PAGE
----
School Transfer 101

In light of our recent move out of state, I thought I’d share a bit on the school transfer procedure (Malaysia’s education system that is). It was surprisingly less painful than I thought.

  1. Get Form P.U. (A)275 from your kid’s school. (See a sample of this form here
  2. Fill up all the relevant information needed. And you will need photocopies of your marriage certificate and your child’s IC or birth certificate. (3 copies each)
  3. You will then need to submit the completed form and copies of your marriage certificate to the school. The school will then proceed to type 4 copies of the form. This process can take anywhere from one day to a week as it depends on the school. For my kids, we managed to get the completed forms in about 3 days.
  4. Once you have your documents ready, go to the Jabatan Pendidikan of the district of your kid’s new school. Here, the officer will verify your documents, assign the new school and approve your transfer. (On your transfer form, you need to provide 2 different options.) Our school transfer was approved in about 20 minutes.
  5. After the Jabatan Pendidikan approves your transfer, you will need to go to the new school to hand over the transfer form together with the marriage certificate. The school principal will review your kid’s academic performance and assign the class to your kids according to their latest exam results. If your school transfer coincides with the new school year, your will be given a book list.
  6. You then need to go back to your kid’s old school to submit the approved transfer form and to collect report card, “kad kesihatan” and other records. These records need to be handed over to the new school.

Our school transfer process took slightly more than a week as the Jabatan Pendidikan officer-in-charge was away for a conference in Genting.

Tips on choosing a new school

  • Go to the Ministry of Education website and look at the list of schools in the area.
  • Do your research online. Look at the school’s website and Facebook to get some rough idea of the school.
  • Make friends with the locals and ask them regarding the best schools.
  • Pay a visit to the schools that you have shortlisted. It would be good to go with your child to allow him/her to get a feel of the new school.

This serves as a general guideline for school transfers and do note that there maybe slight differences as some schools may release the report card, “kad kesihatan” and other records even before the approved forms are submitted.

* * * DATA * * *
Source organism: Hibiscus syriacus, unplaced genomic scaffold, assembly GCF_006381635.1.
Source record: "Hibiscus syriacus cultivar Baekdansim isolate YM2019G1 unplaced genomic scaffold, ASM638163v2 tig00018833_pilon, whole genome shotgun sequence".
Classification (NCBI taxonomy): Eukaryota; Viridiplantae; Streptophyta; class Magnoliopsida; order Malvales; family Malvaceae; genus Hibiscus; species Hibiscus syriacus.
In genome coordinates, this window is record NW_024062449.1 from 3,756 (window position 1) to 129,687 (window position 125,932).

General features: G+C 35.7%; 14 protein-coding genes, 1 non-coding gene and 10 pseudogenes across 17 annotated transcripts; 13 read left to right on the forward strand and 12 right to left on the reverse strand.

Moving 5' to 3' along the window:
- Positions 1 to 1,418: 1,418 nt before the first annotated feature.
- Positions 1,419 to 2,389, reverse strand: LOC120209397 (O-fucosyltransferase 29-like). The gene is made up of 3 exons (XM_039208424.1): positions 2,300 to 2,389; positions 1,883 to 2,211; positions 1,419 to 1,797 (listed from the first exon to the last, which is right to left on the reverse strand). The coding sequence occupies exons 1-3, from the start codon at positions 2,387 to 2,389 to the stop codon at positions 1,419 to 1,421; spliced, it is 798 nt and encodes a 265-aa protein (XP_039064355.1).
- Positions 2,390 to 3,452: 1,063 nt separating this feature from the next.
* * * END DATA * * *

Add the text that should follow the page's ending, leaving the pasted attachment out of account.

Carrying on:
Hope this helps and good luck with your transfer!

 

The One About Nasi Lemak Party & Sambal Petai Recipe

Nasi Lemak condiments. Clockwise from the top: Cucumbers, Sambal Nenas (Pineapple Sambal), Sambal Petai, Kerabu Kacang Botol, Kangkung, Hard Boiled Egg. The small bowl is the dressing for the Kerabu.

Being the true Melaka Nyonya, our Nasi Lemak would not be complete without “kangkung” (water convolvulus). Thankfully, my IT dude friend and his missus managed to hunt down some. Made 2 different sambals to accommodate the non-petai eating diners. Decided to make a milder, sweeter Sambal Nenas for my non-petai eating friends and also for the friend whose sambal tolerance level is at the primary school.

Decided to make “Kerabu Kacang Botol” as well. Erm…. More like an experiment. Thankfully, my lab rats reviewed and the experiment was considered a success.

All plated and ready to go…into the tummy!

For a Nasi Lemak, the sambal can make or break it. Besides the fragrant coconut rice, the sambal is the highlight for most people, me included. One of my friends posted about my Sambal Petai and Nasi Lemak on her Facebook and I have had requests for my recipe. As a true blue Nyonya who cooks using the “agak-agak method”, I was like “Yikes! I really dunno how many grams of this or that.” So, I went off to the nearest supermart and got MORE petai and spent an afternoon “quantifying” my Sambal Petai.

So…. here’s my recipe.

The photo that made me write this post. 🙂

Sambal Petai

Ingredients A

11 fresh red chillies

35 shallots (“Bawang Merah”)

20 candlenuts (“Buah Keras”)

Ingredients B

3 cups petai

2 large yellow onions

400 ml tamarind juice (“Assam Jawa”)*

1 ½ tbsp salt

6 tbsp sugar

Oil

*made from 3 tbsp tamarind paste + 400ml water

Method:

  1. Blend ingredients A into a paste.
  2. Half and slice yellow onions into strips.
  3. Heat up oil and once the oil is hot, sauté the blended paste. Keep stirring consistently to avoid burning the paste.
  4. Once paste turns a darker red, add in petai and onions.
  5. Add the tamarind juice.
  6. Add salt and sugar to taste.

Tips:

  1. Use the food processor with a chopper function.
  2. Soak the candlenuts to soften them before blending them.
  3. If the paste looks watery, drain the excess water with a sieve.
  4. Use more oil when cooking the paste. Spoon out excess oil once the sambal is ready by allowing it to sit for about 10 – 15 minutes.
  5. Add birds eye chillies (“cili padi”) if prefer a spicier version.